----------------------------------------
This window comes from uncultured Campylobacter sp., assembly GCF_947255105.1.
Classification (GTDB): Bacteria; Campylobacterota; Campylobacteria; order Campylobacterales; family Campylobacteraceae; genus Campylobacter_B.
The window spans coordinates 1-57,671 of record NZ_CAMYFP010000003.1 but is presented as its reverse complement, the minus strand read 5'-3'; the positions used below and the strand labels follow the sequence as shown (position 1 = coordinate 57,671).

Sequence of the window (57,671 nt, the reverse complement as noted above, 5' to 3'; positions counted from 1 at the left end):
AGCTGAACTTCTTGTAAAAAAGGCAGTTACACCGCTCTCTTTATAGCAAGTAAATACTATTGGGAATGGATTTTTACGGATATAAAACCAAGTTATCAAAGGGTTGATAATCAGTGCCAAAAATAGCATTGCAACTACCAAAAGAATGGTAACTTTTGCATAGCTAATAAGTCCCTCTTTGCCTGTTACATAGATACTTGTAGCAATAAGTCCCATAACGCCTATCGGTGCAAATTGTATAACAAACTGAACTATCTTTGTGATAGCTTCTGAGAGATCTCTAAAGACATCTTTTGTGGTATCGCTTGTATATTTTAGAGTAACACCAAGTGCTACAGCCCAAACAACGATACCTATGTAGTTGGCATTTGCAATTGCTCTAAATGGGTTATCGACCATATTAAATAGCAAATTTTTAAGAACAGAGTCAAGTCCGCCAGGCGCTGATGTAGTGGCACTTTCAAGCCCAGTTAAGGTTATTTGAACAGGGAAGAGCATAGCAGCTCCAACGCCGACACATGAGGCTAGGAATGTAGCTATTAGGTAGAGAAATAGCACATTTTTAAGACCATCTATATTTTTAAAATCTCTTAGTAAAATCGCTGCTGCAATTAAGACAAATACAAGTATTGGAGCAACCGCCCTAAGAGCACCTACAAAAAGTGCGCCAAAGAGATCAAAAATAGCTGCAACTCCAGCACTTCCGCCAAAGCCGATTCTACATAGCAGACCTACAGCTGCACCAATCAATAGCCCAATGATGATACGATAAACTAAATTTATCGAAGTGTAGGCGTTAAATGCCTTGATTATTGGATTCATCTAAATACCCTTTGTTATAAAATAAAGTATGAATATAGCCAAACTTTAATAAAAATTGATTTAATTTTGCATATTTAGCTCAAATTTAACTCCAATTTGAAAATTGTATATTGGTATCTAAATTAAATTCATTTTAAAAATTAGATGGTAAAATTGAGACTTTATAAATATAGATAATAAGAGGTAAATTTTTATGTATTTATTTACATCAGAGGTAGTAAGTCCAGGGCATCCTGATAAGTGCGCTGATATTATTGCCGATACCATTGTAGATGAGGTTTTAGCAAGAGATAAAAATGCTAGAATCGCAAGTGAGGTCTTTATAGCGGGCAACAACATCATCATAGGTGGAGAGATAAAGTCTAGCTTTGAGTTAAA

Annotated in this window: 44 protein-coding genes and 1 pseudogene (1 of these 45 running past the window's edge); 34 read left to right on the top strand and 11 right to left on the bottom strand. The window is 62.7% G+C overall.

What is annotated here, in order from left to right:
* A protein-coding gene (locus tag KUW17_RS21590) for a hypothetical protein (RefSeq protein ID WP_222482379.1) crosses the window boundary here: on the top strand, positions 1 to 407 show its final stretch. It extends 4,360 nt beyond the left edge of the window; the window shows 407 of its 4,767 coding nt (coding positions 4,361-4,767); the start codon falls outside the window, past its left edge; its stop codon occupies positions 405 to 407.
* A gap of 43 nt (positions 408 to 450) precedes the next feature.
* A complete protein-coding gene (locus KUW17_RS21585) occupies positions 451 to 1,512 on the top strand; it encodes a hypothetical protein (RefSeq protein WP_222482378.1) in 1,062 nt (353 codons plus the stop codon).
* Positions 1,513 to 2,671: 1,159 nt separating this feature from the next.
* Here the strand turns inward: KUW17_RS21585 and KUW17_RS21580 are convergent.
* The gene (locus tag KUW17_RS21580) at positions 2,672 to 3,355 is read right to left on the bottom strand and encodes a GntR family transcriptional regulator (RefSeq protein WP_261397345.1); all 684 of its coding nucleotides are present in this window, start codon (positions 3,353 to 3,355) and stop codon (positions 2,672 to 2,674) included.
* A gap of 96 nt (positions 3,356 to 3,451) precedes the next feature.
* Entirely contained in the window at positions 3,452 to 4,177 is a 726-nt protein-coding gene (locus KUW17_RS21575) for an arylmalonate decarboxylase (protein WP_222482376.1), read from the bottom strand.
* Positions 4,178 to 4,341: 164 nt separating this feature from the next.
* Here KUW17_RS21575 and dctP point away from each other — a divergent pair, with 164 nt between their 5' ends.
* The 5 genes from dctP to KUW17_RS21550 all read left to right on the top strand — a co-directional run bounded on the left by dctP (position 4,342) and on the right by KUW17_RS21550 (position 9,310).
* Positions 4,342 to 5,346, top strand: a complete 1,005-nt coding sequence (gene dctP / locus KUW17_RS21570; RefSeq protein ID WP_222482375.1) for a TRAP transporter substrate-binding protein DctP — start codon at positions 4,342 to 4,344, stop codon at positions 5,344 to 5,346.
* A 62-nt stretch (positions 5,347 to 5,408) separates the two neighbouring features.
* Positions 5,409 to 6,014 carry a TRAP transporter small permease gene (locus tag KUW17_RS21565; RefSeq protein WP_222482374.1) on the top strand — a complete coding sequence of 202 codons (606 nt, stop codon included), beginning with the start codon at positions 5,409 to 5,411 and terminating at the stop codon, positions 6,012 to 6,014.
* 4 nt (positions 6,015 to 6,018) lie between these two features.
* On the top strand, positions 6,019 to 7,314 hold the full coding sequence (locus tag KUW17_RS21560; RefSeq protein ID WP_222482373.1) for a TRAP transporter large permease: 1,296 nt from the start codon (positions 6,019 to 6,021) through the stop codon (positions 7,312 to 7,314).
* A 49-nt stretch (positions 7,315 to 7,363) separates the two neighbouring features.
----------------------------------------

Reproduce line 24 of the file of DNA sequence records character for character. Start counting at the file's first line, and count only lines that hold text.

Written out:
* A 49-nt stretch (positions 7,315 to 7,363) separates the two neighbouring features.